What I found out about it turned out to be a pleasant surprise. It was being launched as a public service venture, initially on a small experimental scale by Dr Anya, a doctor, and her husband Kulwanth Singh, a food technologist whom I have known very closely over the past 25 years.
They had always struck me as a slightly different if not odd kind of couple with a significantly greater concern for the world around them than for themselves. They have started this facility on a ‘no loss no profit’ basis at their house in Vijayanagar III Stage under the name ‘Aalana’ which in Punjabi very appropriately means a nest, especially of the weaver bird.
While some facilities do exist in Mysore by way of some old-age homes to look after the aged and infirm on a long-term if not permanent basis, the Singhs felt that there was no facility that served as a day-care centre to look after senior citizens from morning to evening on a daily basis, when their children go about their daily work.
To me it seems like a unique concept as I do not know of any such venture either here or even in any other city including Bangalore. So although it may seem like a very unusual kind of service it looks like there is a role for it which people might begin to appreciate and avail of once they come to know about it.
The Singhs plan to take about eight people under their care to start with and then expand when demand picks up.
I am told that they have been having more enquiries from people who want to know if they can leave their aged dependents with them for a few days if they have to be away from town for a weekend or for a slightly extended period and are therefore preparing themselves to provide this kind of care too.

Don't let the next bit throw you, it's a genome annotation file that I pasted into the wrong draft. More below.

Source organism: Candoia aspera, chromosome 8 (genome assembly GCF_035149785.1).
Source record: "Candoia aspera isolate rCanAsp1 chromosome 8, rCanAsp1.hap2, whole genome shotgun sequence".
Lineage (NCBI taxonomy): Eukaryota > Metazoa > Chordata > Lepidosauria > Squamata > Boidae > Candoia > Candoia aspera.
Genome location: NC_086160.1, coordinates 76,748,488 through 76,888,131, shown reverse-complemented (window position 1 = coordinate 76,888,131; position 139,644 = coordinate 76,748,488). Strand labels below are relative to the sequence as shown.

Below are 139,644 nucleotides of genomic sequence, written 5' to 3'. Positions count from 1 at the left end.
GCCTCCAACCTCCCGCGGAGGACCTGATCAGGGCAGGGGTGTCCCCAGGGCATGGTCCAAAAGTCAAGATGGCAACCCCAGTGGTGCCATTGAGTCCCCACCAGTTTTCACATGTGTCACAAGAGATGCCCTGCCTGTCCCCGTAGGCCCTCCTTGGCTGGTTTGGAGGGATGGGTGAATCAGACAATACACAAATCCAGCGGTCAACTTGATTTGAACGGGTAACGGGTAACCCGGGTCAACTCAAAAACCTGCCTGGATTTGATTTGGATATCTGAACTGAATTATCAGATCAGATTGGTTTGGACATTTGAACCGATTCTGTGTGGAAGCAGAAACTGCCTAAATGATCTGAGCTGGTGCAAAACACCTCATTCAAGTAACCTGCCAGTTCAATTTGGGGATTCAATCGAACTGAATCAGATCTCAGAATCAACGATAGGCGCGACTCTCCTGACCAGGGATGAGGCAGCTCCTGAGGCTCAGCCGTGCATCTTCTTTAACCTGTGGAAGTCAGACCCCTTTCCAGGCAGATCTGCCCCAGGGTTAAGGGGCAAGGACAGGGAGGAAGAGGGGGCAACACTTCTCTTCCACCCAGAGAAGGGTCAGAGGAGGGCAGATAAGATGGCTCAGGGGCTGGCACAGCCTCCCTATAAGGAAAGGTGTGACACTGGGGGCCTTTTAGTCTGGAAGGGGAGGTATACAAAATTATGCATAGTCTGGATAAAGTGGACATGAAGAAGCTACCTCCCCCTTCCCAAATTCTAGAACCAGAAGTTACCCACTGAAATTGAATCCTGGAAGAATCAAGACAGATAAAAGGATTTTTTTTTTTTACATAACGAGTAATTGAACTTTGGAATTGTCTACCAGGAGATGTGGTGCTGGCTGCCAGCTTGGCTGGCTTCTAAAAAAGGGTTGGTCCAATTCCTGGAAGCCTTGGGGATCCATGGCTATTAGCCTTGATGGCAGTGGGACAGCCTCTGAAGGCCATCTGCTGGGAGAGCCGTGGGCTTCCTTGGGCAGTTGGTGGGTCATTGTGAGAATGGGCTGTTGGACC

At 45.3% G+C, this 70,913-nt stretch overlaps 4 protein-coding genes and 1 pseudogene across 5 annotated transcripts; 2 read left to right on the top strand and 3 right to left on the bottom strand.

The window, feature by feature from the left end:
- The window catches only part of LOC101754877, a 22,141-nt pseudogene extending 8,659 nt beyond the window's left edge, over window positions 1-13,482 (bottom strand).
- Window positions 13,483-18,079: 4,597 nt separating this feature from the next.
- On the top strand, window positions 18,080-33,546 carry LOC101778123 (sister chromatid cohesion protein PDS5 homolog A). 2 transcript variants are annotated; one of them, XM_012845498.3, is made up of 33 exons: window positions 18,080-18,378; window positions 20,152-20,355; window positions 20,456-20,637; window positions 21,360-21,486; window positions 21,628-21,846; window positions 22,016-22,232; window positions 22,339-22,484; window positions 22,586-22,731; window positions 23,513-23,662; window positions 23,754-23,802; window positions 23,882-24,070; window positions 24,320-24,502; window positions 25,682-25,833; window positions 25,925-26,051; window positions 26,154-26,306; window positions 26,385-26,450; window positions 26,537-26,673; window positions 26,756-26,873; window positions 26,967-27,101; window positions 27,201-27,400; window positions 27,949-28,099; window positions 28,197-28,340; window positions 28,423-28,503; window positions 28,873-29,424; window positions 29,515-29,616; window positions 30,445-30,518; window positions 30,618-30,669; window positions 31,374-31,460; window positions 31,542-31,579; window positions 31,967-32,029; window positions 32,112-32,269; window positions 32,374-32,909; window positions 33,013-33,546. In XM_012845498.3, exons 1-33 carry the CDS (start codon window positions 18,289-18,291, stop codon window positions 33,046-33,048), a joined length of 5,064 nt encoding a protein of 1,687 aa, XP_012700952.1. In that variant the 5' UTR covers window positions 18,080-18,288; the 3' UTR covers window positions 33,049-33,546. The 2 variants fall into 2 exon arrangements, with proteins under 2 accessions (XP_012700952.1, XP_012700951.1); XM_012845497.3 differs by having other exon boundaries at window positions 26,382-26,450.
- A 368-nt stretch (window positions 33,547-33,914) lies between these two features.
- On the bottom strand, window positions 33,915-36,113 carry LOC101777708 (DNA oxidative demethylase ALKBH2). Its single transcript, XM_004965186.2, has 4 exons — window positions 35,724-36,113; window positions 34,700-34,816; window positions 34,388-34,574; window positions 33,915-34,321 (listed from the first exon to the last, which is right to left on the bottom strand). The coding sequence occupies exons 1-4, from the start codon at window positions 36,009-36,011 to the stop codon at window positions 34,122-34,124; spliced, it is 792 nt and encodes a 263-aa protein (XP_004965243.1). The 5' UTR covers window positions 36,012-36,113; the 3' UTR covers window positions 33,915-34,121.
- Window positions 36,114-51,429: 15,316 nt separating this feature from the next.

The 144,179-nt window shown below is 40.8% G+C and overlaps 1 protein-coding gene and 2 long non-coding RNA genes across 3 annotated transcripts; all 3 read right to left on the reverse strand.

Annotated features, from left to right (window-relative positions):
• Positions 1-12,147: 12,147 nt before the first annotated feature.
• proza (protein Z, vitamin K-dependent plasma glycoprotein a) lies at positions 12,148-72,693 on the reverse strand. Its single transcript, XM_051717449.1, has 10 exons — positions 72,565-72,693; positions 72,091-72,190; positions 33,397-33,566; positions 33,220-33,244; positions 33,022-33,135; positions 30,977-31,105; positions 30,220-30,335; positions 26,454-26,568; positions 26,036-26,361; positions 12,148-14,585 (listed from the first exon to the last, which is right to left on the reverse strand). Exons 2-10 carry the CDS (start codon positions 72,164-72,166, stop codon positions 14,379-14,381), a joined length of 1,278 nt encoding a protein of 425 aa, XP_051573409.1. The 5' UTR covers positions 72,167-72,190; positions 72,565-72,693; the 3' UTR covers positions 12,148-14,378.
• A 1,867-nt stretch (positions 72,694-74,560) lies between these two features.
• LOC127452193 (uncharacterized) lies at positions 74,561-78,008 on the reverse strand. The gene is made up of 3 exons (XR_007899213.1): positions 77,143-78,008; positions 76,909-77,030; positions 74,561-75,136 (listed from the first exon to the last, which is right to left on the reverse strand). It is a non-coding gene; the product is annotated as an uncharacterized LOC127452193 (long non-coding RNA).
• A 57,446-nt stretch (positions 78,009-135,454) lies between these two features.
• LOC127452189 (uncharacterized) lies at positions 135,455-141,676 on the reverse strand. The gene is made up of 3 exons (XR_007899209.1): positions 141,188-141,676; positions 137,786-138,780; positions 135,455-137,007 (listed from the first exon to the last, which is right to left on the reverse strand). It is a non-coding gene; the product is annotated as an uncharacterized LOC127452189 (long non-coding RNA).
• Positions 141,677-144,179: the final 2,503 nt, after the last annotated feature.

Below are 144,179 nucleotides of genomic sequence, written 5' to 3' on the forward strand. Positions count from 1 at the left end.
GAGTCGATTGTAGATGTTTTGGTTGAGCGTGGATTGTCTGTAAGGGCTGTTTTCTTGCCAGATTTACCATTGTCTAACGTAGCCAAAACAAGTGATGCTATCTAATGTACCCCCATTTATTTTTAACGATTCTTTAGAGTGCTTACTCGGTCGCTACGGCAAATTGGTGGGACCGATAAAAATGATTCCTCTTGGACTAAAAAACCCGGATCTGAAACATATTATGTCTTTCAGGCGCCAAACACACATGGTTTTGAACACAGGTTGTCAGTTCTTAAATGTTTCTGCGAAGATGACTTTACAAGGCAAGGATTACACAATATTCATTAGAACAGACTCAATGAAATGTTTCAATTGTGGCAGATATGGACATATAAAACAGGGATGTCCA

The thought that there is a medically qualified doctor supervising their care helps to give the inmates and their family members too an enhanced sense of confidence and security as there will always be someone to guide them about their symptoms and medications.
While they can be kept occupied and free from boredom by encouraging their hobbies and interests through group activities, they can also benefit from periodic lectures and workshops about healthy and purposeful living.
In a television show which I watched about elderly people some time ago, an octogenarian said that the plight of elderly persons with no one interested in caring for them was like of the ageing bird that evokes the comment “Woh parinda jise parwaaz se fursat hee na thi, ab akela hai to hamari deevar pe aa baitha hai…” (The bird that had no time to stop soaring in the skies when young, has now chosen to perch on our house when it is aged and lonely).
A very sad reflection indeed. I hope a few more nests like ‘Aalana’ will make the evening of life more meaningful and easy for some birds whose chirping had once joyously heralded the morn.
Anya and Kulwant Singh can be contacted on mobile phone number: 94-498-55246
K. Javeed Nayeem is a practising physician who writes a weekly column in Star of Mysore, where this piece originally appeared.